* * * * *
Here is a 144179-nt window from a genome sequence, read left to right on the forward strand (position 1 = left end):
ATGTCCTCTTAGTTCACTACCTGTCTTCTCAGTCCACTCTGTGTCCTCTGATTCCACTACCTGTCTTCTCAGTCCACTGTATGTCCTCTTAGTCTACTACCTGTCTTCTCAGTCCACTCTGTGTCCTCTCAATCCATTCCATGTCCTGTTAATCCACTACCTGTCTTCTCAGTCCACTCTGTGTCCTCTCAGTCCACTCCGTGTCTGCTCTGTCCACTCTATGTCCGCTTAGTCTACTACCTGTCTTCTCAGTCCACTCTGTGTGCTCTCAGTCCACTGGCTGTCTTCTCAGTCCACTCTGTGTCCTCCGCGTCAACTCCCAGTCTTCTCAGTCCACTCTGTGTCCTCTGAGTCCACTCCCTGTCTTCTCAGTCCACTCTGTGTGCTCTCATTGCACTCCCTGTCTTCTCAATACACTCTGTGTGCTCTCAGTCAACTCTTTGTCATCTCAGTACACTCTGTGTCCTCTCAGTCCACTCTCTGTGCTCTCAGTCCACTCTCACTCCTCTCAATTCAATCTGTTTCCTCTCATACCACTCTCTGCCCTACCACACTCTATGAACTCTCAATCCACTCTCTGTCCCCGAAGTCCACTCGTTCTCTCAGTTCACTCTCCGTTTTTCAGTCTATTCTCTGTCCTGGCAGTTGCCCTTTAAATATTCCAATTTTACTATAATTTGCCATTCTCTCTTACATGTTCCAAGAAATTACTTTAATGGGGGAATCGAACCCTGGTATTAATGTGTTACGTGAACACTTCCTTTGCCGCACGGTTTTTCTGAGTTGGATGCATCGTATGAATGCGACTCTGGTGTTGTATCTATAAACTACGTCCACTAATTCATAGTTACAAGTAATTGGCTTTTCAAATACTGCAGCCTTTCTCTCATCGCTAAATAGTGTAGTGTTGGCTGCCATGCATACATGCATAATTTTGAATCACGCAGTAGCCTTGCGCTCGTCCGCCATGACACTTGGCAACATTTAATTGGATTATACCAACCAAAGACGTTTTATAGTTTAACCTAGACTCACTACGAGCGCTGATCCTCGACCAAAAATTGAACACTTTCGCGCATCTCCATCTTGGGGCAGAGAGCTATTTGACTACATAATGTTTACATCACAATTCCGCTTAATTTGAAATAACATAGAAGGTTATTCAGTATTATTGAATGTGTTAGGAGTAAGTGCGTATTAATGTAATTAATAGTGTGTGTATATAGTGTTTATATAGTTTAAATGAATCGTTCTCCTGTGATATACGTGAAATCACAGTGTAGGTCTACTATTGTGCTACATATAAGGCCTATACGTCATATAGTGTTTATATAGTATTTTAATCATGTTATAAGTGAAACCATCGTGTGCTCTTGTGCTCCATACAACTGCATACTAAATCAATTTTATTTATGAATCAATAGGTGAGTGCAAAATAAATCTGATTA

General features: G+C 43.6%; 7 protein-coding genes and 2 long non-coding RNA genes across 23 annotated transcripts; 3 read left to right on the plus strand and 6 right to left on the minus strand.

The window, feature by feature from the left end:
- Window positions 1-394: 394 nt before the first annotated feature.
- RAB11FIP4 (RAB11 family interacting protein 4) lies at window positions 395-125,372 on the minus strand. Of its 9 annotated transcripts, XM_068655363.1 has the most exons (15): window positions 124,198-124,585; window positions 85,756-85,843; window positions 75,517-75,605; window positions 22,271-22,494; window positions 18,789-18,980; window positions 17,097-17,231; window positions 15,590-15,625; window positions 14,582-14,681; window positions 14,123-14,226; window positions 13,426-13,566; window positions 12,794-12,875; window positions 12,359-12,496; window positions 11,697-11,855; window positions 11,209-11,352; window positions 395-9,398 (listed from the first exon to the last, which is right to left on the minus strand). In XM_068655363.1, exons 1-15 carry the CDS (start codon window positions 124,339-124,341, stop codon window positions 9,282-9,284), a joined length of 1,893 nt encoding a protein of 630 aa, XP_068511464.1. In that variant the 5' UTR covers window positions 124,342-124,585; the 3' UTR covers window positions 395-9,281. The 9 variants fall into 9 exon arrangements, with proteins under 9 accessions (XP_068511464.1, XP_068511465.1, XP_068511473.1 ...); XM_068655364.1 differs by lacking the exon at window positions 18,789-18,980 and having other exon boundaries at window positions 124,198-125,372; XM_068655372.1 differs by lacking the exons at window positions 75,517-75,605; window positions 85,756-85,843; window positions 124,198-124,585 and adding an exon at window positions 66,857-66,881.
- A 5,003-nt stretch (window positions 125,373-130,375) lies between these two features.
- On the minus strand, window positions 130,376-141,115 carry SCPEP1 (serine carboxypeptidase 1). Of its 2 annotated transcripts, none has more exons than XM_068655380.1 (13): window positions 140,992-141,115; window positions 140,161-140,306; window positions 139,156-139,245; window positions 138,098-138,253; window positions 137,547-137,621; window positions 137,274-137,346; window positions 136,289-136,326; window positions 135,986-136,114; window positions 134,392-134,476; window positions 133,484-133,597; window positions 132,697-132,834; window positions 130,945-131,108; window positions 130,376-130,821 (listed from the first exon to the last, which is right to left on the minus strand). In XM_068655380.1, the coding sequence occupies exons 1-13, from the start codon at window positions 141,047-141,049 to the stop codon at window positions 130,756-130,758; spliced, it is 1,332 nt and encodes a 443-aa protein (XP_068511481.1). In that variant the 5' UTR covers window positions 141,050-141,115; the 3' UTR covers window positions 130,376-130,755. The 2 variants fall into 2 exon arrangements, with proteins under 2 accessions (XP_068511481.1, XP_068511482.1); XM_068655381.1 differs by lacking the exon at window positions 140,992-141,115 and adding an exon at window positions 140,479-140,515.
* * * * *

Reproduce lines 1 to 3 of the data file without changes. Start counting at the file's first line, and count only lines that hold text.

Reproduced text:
Here is a 144179-nt window from a genome sequence, read left to right on the forward strand (position 1 = left end):
ATGTCCTCTTAGTTCACTACCTGTCTTCTCAGTCCACTCTGTGTCCTCTGATTCCACTACCTGTCTTCTCAGTCCACTGTATGTCCTCTTAGTCTACTACCTGTCTTCTCAGTCCACTCTGTGTCCTCTCAATCCATTCCATGTCCTGTTAATCCACTACCTGTCTTCTCAGTCCACTCTGTGTCCTCTCAGTCCACTCCGTGTCTGCTCTGTCCACTCTATGTCCGCTTAGTCTACTACCTGTCTTCTCAGTCCACTCTGTGTGCTCTCAGTCCACTGGCTGTCTTCTCAGTCCACTCTGTGTCCTCCGCGTCAACTCCCAGTCTTCTCAGTCCACTCTGTGTCCTCTGAGTCCACTCCCTGTCTTCTCAGTCCACTCTGTGTGCTCTCATTGCACTCCCTGTCTTCTCAATACACTCTGTGTGCTCTCAGTCAACTCTTTGTCATCTCAGTACACTCTGTGTCCTCTCAGTCCACTCTCTGTGCTCTCAGTCCACTCTCACTCCTCTCAATTCAATCTGTTTCCTCTCATACCACTCTCTGCCCTACCACACTCTATGAACTCTCAATCCACTCTCTGTCCCCGAAGTCCACTCGTTCTCTCAGTTCACTCTCCGTTTTTCAGTCTATTCTCTGTCCTGGCAGTTGCCCTTTAAATATTCCAATTTTACTATAATTTGCCATTCTCTCTTACATGTTCCAAGAAATTACTTTAATGGGGGAATCGAACCCTGGTATTAATGTGTTACGTGAACACTTCCTTTGCCGCACGGTTTTTCTGAGTTGGATGCATCGTATGAATGCGACTCTGGTGTTGTATCTATAAACTACGTCCACTAATTCATAGTTACAAGTAATTGGCTTTTCAAATACTGCAGCCTTTCTCTCATCGCTAAATAGTGTAGTGTTGGCTGCCATGCATACATGCATAATTTTGAATCACGCAGTAGCCTTGCGCTCGTCCGCCATGACACTTGGCAACATTTAATTGGATTATACCAACCAAAGACGTTTTATAGTTTAACCTAGACTCACTACGAGCGCTGATCCTCGACCAAAAATTGAACACTTTCGCGCATCTCCATCTTGGGGCAGAGAGCTATTTGACTACATAATGTTTACATCACAATTCCGCTTAATTTGAAATAACATAGAAGGTTATTCAGTATTATTGAATGTGTTAGGAGTAAGTGCGTATTAATGTAATTAATAGTGTGTGTATATAGTGTTTATATAGTTTAAATGAATCGTTCTCCTGTGATATACGTGAAATCACAGTGTAGGTCTACTATTGTGCTACATATAAGGCCTATACGTCATATAGTGTTTATATAGTATTTTAATCATGTTATAAGTGAAACCATCGTGTGCTCTTGTGCTCCATACAACTGCATACTAAATCAATTTTATTTATGAATCAATAGGTGAGTGCAAAATAAATCTGATTA

General features: G+C 43.6%; 7 protein-coding genes and 2 long non-coding RNA genes across 23 annotated transcripts; 3 read left to right on the plus strand and 6 right to left on the minus strand.